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Denmark resolve national team pay dispute

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Denmark resolve national team pay dispute
Photo: Jens Nørgaard Larsen/Scanpix
19:28 CET+01:00
Just in time for its friendlies against the US and France, the Danish national football team accepts a new deal for player salaries.
Denmark's football association revealed Saturday that a pay dispute with the players' union has been resolved, with national players accepting pay cuts in return for bonuses.
 
"This is a really good day for international football and for Danish football," a visibly relieved Claus Bretton Meyer, head of the Danish Football Association (DBU) said during a press conference. "It has been incredibly important to reach a common agreement for the national teams."
 
Denmark are set to play a friendly at home to the United States on March 25 but had lacked an agreement on pay levels for international games since a previous deal expired last year.
 
Negotiations broke down Sunday with both sides accusing the other of intransigence before returning to the negotiating table.
 
The new agreement, which runs to 2018 for the men's national team and to 2017 for the women's team and under-21s, includes a 17 percent pay cut which the DBU had been seeking.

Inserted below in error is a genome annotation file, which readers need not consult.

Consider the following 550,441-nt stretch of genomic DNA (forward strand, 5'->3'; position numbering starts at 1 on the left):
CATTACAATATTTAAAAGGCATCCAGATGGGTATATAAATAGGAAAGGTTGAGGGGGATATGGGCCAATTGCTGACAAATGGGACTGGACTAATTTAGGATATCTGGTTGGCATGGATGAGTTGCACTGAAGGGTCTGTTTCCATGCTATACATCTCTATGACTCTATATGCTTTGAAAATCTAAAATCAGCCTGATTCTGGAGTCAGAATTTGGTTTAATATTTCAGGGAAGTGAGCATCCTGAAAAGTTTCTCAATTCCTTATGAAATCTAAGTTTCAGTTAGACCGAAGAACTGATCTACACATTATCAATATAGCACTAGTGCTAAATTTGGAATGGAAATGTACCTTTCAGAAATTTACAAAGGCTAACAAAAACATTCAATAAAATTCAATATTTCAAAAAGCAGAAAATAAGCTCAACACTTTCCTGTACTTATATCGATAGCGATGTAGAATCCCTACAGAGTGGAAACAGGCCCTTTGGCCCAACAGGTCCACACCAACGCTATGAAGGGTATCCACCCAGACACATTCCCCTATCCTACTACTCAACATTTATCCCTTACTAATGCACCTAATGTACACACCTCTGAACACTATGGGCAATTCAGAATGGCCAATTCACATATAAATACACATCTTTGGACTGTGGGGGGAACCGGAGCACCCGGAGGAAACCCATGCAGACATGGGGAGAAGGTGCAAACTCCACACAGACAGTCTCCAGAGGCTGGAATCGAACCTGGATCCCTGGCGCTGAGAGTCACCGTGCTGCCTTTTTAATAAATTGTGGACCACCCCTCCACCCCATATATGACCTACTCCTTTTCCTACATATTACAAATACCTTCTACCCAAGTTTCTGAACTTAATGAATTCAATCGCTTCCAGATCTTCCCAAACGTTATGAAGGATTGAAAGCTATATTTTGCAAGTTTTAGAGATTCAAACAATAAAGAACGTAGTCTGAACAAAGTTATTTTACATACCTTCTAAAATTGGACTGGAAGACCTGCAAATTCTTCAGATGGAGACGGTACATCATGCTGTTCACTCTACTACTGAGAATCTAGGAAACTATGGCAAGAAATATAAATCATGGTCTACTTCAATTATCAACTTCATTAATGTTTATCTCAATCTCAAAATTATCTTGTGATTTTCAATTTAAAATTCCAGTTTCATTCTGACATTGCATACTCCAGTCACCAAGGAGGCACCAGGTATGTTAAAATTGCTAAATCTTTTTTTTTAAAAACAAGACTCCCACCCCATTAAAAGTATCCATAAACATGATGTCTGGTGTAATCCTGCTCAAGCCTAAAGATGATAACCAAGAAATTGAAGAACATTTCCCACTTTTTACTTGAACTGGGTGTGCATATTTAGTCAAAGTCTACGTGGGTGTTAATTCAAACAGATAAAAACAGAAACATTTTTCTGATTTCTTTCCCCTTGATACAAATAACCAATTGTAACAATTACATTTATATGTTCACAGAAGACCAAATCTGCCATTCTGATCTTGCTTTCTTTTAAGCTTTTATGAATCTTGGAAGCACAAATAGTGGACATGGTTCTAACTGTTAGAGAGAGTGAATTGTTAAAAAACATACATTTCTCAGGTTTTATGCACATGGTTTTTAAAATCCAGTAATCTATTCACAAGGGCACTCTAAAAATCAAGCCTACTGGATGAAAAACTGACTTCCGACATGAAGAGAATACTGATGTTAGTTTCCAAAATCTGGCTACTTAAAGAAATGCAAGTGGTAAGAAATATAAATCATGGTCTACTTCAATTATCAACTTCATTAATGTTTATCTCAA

In return, the DBU agreed to the players' union demands for new bonuses for national players if the team qualifies for finals such as Euro-2016 in France.
 
It will also maintain collective pay agreements which it had attempted to scrap.
 
"We are pleased that the men's team players are willing to lower fees and contribute towards better finances so we can afford to invest in fan-experiences, talent and all sorts of football activities," Bretton Meyer said.
 
"It will be good to be able to focus now on the national team and the upcoming matches,” he added.
 
The Danish Footballers' Association, which represents players, had fought for a "results-oriented" pay deal.
 
"We are pleased that we now have collective agreements in place," the association's president Thomas Lindrup said in a statement. "It has been important to us to find a long lasting solution."
 
Denmark are ranked first in Group I for the 2016 European championships qualifiers ahead of Portugal, Albania, Serbia and Armenia, but are the only team in the group to have already played four matches.
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